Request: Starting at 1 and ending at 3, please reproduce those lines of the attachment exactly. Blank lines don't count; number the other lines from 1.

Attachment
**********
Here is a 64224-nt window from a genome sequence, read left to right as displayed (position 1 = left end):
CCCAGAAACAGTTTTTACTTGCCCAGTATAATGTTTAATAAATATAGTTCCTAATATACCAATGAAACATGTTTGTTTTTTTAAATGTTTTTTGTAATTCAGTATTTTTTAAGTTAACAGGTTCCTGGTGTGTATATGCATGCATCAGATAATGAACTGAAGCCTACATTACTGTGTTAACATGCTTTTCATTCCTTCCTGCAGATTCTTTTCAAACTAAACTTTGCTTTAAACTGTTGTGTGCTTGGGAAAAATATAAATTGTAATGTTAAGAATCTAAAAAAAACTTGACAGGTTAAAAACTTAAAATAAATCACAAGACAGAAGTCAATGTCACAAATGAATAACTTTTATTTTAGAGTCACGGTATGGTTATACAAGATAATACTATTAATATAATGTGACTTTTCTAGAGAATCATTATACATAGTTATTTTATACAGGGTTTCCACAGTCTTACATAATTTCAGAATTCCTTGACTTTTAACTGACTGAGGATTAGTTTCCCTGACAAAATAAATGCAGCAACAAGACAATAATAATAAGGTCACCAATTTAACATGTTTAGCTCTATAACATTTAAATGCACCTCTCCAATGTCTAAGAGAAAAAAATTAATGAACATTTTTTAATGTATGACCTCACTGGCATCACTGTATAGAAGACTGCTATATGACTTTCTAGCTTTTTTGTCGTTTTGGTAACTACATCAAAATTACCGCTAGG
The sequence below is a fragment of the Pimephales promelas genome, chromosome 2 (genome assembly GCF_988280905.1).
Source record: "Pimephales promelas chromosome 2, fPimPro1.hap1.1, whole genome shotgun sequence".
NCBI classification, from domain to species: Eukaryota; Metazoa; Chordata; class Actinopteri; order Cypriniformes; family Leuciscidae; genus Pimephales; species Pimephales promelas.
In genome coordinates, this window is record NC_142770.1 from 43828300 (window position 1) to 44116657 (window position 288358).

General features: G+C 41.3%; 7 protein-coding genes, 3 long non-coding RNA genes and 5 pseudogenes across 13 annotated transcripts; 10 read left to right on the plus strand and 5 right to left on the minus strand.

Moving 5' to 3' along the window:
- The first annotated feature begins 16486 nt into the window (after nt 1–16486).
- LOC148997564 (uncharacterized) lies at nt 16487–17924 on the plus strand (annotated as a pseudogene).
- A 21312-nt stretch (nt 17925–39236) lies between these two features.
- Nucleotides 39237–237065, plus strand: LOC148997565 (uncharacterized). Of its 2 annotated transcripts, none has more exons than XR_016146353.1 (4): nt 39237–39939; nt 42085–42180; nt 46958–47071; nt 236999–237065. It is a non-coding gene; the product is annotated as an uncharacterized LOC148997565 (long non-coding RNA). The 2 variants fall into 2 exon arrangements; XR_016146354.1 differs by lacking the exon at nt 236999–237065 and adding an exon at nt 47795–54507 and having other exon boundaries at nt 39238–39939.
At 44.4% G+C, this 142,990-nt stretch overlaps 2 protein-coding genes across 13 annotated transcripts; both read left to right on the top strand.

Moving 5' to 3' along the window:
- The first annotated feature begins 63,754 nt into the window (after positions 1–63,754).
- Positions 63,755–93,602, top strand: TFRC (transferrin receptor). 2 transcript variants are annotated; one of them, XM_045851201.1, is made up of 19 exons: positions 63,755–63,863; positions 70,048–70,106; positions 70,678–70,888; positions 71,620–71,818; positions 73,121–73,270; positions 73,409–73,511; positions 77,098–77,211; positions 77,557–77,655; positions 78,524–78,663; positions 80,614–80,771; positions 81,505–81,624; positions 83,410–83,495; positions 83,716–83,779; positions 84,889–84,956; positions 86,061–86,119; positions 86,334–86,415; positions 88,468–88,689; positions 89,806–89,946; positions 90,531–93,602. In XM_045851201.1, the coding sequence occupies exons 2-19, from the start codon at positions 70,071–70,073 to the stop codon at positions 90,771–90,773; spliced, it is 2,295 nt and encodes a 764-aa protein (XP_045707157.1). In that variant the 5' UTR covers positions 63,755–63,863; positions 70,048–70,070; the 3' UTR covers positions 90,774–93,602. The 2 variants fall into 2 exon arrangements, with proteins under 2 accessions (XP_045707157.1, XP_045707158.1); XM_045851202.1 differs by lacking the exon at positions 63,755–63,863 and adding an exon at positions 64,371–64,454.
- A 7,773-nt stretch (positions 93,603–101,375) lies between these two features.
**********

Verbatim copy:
Here is a 64224-nt window from a genome sequence, read left to right as displayed (position 1 = left end):
CCCAGAAACAGTTTTTACTTGCCCAGTATAATGTTTAATAAATATAGTTCCTAATATACCAATGAAACATGTTTGTTTTTTTAAATGTTTTTTGTAATTCAGTATTTTTTAAGTTAACAGGTTCCTGGTGTGTATATGCATGCATCAGATAATGAACTGAAGCCTACATTACTGTGTTAACATGCTTTTCATTCCTTCCTGCAGATTCTTTTCAAACTAAACTTTGCTTTAAACTGTTGTGTGCTTGGGAAAAATATAAATTGTAATGTTAAGAATCTAAAAAAAACTTGACAGGTTAAAAACTTAAAATAAATCACAAGACAGAAGTCAATGTCACAAATGAATAACTTTTATTTTAGAGTCACGGTATGGTTATACAAGATAATACTATTAATATAATGTGACTTTTCTAGAGAATCATTATACATAGTTATTTTATACAGGGTTTCCACAGTCTTACATAATTTCAGAATTCCTTGACTTTTAACTGACTGAGGATTAGTTTCCCTGACAAAATAAATGCAGCAACAAGACAATAATAATAAGGTCACCAATTTAACATGTTTAGCTCTATAACATTTAAATGCACCTCTCCAATGTCTAAGAGAAAAAAATTAATGAACATTTTTTAATGTATGACCTCACTGGCATCACTGTATAGAAGACTGCTATATGACTTTCTAGCTTTTTTGTCGTTTTGGTAACTACATCAAAATTACCGCTAGG
The sequence below is a fragment of the Pimephales promelas genome, chromosome 2 (genome assembly GCF_988280905.1).